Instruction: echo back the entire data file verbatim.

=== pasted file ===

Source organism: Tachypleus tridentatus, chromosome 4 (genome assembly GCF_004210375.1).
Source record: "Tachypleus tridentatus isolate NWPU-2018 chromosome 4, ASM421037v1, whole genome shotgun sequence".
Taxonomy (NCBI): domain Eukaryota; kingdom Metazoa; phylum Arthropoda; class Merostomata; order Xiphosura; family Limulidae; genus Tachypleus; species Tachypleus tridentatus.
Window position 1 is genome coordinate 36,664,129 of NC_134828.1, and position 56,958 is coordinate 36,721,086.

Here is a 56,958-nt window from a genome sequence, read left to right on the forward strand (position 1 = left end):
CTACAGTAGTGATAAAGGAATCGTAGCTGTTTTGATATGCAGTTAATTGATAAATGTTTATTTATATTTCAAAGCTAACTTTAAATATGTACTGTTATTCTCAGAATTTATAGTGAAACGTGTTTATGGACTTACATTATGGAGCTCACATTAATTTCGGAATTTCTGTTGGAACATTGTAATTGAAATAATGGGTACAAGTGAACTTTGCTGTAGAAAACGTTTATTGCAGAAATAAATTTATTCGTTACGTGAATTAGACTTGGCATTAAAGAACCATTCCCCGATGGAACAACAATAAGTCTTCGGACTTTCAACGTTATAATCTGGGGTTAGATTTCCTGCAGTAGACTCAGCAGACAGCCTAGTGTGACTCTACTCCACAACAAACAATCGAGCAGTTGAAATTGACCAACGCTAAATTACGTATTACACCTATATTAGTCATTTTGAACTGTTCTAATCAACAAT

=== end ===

Source organism: Tachypleus tridentatus, chromosome 4 (genome assembly GCF_004210375.1).
Source record: "Tachypleus tridentatus isolate NWPU-2018 chromosome 4, ASM421037v1, whole genome shotgun sequence".
Taxonomy (NCBI): domain Eukaryota; kingdom Metazoa; phylum Arthropoda; class Merostomata; order Xiphosura; family Limulidae; genus Tachypleus; species Tachypleus tridentatus.
Window position 1 is genome coordinate 36,664,129 of NC_134828.1, and position 56,958 is coordinate 36,721,086.

Here is a 56,958-nt window from a genome sequence, read left to right on the forward strand (position 1 = left end):
CTACAGTAGTGATAAAGGAATCGTAGCTGTTTTGATATGCAGTTAATTGATAAATGTTTATTTATATTTCAAAGCTAACTTTAAATATGTACTGTTATTCTCAGAATTTATAGTGAAACGTGTTTATGGACTTACATTATGGAGCTCACATTAATTTCGGAATTTCTGTTGGAACATTGTAATTGAAATAATGGGTACAAGTGAACTTTGCTGTAGAAAACGTTTATTGCAGAAATAAATTTATTCGTTACGTGAATTAGACTTGGCATTAAAGAACCATTCCCCGATGGAACAACAATAAGTCTTCGGACTTTCAACGTTATAATCTGGGGTTAGATTTCCTGCAGTAGACTCAGCAGACAGCCTAGTGTGACTCTACTCCACAACAAACAATCGAGCAGTTGAAATTGACCAACGCTAAATTACGTATTACACCTATATTAGTCATTTTGAACTGTTCTAATCAACAAT